Brosh rushed back to his study and interfaced his terminal with the observatory’s computer. He called up the latest telescopic image of Earth. “It’s…blue!” he said in astonishment. The spectrograph confirmed what he already suspected: The dead desert world of Earth was now mostly covered in water.

“It’s happening in Utopia Planitia now!” Querna screamed from the adjoining room.

Brosh didn’t respond. He just kept watching Earth. He saw something on the crescent of Earth’s nightside. Lights. Dozens, then hundreds. “Cities,” he said aloud. And somehow he knew that paradoxically the cities materializing before his eyes had been there for a very long time.

Somewhere along the line, Brosh thought to himself, a great mistake had been made. By whom or by what, he didn’t know. Mars with its thick atmosphere and butterscotch-colored sky and great canals and oceans and majestic cities piercing the clouds was not supposed to be. Likewise, Earth was never intended to be a barren rock, the subject of science fictional invasions and the target for the space agency’s unmanned probes.

“It’s happening here now!” Querna shrieked.

Brosh felt strangely calm and composed. This isn’t armageddon, he thought. This is a return to normality. He saw that his garden was now bereft of foliage. It looked like a desert. After a moment, he realized he was seeing his garden through his study’s wall, not its window.

“Brosh! We have to get away from here!” Querna was standing next to Brosh but her voice sounded like it came from far away.

Brosh suddenly felt cold. He had trouble breathing. He noticed something in his increasing insubstantial living room. A strange wheeled vehicle. It slowly moved toward him. The machine stopped and began taking a panoramic photograph. About 20 minutes later, the mission controllers at the Jet Propulsion Laboratory in California received the image of the arid, sterile vista.

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Speculative Fiction

Author : Bob Newbell

Frejj glided two meters above the street of the marketplace, each pulsation of his gelatinous, umbrella-shaped body propelling him forward through the green chlorine atmosphere toward the cafe at the end of the street. Seeing his friend, Vallier, resting on a pedestal, he floated over to join him. Vallier held a stylus in one tentacle and a datapad in two others. He was obviously deep in thought.

“Writing?” asked Frejj.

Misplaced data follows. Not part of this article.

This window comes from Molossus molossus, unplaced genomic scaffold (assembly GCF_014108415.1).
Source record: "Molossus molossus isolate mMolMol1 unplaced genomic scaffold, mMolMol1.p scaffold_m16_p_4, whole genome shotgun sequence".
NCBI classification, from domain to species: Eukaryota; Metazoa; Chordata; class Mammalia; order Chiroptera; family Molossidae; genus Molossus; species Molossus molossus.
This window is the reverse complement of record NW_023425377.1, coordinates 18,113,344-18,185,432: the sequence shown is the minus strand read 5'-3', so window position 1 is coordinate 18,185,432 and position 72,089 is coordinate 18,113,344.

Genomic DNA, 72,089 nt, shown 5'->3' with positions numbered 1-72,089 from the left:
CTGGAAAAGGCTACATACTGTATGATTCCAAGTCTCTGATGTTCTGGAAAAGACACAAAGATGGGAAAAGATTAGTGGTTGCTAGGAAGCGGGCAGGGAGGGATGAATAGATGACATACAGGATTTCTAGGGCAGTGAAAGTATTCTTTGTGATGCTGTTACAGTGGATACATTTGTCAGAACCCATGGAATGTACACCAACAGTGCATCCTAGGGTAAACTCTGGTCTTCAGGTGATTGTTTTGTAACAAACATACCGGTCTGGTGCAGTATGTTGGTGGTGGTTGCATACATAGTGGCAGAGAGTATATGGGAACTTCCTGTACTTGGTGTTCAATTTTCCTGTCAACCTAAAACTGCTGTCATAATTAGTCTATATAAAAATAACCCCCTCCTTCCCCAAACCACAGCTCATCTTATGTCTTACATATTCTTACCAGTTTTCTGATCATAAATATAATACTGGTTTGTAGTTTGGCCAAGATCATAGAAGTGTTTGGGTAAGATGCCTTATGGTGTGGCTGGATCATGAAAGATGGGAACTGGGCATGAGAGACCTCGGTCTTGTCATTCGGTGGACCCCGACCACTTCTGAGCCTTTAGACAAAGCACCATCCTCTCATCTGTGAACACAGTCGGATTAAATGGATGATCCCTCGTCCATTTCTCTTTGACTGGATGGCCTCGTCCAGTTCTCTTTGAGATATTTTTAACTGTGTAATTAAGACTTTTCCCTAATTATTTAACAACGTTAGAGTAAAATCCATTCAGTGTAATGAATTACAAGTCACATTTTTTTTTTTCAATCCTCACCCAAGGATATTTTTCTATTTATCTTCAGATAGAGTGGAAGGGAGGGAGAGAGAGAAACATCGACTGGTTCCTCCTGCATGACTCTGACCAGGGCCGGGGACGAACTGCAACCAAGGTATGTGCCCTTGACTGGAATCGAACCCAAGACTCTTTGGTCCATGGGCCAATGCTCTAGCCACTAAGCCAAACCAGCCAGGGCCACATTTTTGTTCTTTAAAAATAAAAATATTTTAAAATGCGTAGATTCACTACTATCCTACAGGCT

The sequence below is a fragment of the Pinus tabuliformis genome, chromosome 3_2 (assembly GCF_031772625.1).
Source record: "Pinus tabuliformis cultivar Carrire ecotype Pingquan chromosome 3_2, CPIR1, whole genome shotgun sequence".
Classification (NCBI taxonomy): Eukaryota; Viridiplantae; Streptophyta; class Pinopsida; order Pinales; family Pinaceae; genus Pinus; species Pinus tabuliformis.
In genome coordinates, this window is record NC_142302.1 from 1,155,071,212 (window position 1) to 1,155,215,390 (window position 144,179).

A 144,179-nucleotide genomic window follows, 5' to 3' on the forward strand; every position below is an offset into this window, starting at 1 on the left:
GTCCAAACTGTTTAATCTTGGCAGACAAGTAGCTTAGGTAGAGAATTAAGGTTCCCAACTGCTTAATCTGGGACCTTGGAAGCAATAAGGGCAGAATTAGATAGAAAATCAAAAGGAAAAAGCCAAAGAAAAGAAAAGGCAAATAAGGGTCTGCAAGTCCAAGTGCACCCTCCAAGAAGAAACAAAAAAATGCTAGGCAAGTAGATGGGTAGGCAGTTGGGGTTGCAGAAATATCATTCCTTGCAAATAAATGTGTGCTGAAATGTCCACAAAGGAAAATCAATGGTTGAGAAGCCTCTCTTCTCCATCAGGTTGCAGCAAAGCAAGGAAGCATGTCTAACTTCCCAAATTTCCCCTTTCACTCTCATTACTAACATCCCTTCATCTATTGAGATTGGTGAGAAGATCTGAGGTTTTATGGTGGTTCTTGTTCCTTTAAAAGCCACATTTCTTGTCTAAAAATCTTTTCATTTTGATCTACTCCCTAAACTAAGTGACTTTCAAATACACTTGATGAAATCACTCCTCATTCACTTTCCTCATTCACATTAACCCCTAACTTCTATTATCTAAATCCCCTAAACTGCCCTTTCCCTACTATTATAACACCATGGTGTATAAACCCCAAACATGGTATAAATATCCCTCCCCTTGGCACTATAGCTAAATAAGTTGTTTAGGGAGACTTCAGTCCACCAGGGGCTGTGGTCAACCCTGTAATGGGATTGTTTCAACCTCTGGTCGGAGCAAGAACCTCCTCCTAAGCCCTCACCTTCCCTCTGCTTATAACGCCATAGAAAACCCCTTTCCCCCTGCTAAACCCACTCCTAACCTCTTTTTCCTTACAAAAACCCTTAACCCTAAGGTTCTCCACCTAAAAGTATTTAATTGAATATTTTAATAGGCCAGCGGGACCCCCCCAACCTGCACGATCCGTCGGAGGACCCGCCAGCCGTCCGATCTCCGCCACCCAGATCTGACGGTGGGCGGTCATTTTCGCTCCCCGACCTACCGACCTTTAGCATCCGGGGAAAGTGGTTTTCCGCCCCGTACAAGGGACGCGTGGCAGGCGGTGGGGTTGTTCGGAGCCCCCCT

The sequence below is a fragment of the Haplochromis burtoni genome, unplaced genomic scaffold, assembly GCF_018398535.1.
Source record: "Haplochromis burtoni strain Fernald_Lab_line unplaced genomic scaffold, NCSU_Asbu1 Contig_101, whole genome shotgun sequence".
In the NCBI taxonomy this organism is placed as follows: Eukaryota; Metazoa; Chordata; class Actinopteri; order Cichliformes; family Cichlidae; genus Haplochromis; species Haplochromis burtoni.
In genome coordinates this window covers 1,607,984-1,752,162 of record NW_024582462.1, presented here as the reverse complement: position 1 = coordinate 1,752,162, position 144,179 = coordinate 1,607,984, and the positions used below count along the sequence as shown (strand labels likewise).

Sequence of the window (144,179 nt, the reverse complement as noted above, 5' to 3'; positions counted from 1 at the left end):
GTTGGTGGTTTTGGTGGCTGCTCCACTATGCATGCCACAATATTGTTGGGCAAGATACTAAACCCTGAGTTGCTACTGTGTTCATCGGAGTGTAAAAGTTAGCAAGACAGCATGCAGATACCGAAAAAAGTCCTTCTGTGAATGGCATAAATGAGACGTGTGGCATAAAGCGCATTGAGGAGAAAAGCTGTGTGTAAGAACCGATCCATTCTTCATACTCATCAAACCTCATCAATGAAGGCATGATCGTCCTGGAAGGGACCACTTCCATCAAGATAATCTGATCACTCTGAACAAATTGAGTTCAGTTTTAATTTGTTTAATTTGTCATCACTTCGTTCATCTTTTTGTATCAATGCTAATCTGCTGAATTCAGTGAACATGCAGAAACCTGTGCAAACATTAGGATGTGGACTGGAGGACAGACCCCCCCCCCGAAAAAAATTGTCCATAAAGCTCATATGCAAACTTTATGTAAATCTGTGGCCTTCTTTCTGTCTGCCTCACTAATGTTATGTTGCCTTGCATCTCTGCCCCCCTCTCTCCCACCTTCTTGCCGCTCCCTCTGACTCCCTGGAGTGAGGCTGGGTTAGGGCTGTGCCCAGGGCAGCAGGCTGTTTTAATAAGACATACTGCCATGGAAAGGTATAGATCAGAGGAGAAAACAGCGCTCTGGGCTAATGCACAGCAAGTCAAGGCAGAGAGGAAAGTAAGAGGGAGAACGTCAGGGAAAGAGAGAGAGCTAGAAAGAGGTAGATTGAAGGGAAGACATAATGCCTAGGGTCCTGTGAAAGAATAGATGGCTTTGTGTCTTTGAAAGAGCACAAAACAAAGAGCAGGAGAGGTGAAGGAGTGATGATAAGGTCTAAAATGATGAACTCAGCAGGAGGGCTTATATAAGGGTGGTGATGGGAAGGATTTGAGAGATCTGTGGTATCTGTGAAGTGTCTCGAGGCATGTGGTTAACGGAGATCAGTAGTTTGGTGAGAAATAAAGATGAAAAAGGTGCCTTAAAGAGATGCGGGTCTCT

“Writing,” confirmed Vallier.

Frejj signaled a servitor to request a flagon.

“Put that pad down. I’ve ordered us a libation.”

Vallier kept writing. “I’d like you to look this over when I’m done. I’m going to submit it to one of the lore journals.”

“I hope it’s not more of that silly science fiction of yours.”

“It’s not silly!” said Vallier louder than he’d intended. “It’s creative and imaginative. So much lore nowadays is derivative and repetitive. Speculative fiction is the new frontier in literature.”

The servitor delivered the flagon and two cups to the table. Frejj poured them both a drink. He drained his cup and poured himself another. “What’s it about anyway? Your story, I mean.”

“You’ve heard the news about radio transmissions from a star system in the Jebraze constellation possibly being from an alien intelligence? I’m writing a story on what the aliens might be like.”

Frejj had another drink. “That’ll turn out to be a false alarm. There are no habitable planets in that system.”

“They’ve determined the third planet is the origin of the transmissions. It’s mostly covered in water and the atmosphere is about one-fifth oxygen.”

Frejj put down his cup. “Nothing could survive in such an environment. Your story won’t get accepted for publication if no one finds it believable.”

“That’s where the transmission originated,” insisted Vallier. “Whatever creatures live there would have evolved to survive the amount of oxygen in the air.”

Frejj resumed drinking. “My advice is make the characters in your story like life on our planet. Make their mesoglea an odd color to make them seem ‘alien’ of something.”

“Who’s going to believe aliens that look like us?”

“The readers have to be able to relate to the characters.”

“The characters are from another planet. They’re not going to float around and have six eyes and look like ordinary people.”

“They’re not going to float about? How do you intended to have them move?”

“Maybe they slither on the ground or ambulate on specialized tentacles.”

“They couldn’t escape predators if they locomoted on the ground. They’d never survive long enough to develop into a technological civilization.”

Vallier floated off his pedestal momentarily with excitement and descended back down to rest on it. “That’s it!” he said with excitement. “The aliens are land-bound and easy prey for their world’s predators. At the same time, their planet’s poisonous oxygen atmosphere puts them in constant peril. Oxygen is highly reactive. I bet things would catch fire there really easily. They’d be a stoic, warrior race ever vigilant against their planet’s endless danger!” Vallier started writing frantically.

“How about a love interest?” asked Frejj. “A male, a female, and a gestator are thrown together by circumstances and a romance develops.”

“Readers want action and adventure, not mating dances.”

“And what happens when we get a radio transmission with video from the aliens? What happens when we know what they look like and what their civilization is like?”

Vallier stopped writing. He looked worried for a moment. Then he brightened and said, “Shape-shifters! I can address that problem by making them shape-shifters!” he said triumphantly.